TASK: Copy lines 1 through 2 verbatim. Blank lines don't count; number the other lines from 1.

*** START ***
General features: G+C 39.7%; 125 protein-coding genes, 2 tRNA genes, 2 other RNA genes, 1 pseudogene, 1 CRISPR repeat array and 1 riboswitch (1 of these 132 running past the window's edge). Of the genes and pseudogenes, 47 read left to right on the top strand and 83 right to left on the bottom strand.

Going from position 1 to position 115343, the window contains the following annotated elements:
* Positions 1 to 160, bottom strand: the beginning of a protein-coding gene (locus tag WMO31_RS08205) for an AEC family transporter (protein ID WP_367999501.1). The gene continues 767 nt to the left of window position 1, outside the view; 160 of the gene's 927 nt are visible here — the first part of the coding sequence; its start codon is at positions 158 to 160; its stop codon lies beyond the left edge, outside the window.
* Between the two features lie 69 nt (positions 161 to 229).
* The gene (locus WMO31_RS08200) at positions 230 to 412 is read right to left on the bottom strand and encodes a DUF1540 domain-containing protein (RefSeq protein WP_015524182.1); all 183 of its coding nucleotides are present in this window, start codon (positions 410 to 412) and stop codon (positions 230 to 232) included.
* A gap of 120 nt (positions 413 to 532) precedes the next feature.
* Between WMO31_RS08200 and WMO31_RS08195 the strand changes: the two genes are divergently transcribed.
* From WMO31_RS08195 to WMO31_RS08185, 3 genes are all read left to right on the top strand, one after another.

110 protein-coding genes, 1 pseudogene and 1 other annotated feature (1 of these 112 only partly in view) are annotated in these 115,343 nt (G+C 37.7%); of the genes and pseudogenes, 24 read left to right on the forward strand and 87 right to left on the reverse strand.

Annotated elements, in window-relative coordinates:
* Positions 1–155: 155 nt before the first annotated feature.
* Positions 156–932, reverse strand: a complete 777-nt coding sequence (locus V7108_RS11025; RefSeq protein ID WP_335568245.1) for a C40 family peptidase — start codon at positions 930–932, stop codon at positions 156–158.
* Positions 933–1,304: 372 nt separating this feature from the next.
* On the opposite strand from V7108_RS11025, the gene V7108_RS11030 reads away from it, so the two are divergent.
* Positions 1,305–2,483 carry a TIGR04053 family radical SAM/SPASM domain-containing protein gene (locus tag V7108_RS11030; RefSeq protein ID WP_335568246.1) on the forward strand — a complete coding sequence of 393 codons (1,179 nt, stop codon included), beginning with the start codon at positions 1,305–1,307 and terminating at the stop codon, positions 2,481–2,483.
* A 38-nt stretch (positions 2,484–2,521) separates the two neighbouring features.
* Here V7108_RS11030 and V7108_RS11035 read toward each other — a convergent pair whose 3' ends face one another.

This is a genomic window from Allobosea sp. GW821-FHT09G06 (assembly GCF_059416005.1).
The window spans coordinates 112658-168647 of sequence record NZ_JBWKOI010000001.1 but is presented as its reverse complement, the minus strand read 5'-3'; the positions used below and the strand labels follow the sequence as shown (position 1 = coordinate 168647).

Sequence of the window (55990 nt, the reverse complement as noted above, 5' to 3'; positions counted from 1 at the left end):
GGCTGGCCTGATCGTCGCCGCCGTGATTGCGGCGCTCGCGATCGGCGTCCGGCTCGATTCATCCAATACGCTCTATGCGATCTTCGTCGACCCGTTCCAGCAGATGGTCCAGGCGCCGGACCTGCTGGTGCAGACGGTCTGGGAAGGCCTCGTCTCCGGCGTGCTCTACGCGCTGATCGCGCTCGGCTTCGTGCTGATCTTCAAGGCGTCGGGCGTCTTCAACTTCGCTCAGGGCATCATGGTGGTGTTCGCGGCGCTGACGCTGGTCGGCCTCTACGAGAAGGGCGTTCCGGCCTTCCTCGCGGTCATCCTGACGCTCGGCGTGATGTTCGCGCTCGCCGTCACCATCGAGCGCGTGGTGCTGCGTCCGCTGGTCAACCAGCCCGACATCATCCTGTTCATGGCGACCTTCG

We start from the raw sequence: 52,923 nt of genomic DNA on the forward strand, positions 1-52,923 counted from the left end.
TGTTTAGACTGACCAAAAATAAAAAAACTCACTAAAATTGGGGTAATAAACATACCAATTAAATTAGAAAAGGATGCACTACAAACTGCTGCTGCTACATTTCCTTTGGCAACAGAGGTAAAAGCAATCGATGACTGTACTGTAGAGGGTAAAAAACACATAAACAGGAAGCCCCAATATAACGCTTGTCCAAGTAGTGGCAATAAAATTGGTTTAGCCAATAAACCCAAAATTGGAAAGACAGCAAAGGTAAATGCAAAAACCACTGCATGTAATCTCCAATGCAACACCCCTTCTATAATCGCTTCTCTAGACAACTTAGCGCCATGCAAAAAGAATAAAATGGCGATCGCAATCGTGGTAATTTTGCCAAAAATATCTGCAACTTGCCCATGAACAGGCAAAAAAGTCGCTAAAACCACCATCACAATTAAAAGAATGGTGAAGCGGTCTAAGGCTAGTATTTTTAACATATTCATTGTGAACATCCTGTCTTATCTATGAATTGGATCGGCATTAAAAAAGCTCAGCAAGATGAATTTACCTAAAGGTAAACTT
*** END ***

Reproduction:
General features: G+C 39.7%; 125 protein-coding genes, 2 tRNA genes, 2 other RNA genes, 1 pseudogene, 1 CRISPR repeat array and 1 riboswitch (1 of these 132 running past the window's edge). Of the genes and pseudogenes, 47 read left to right on the top strand and 83 right to left on the bottom strand.

Going from position 1 to position 115343, the window contains the following annotated elements: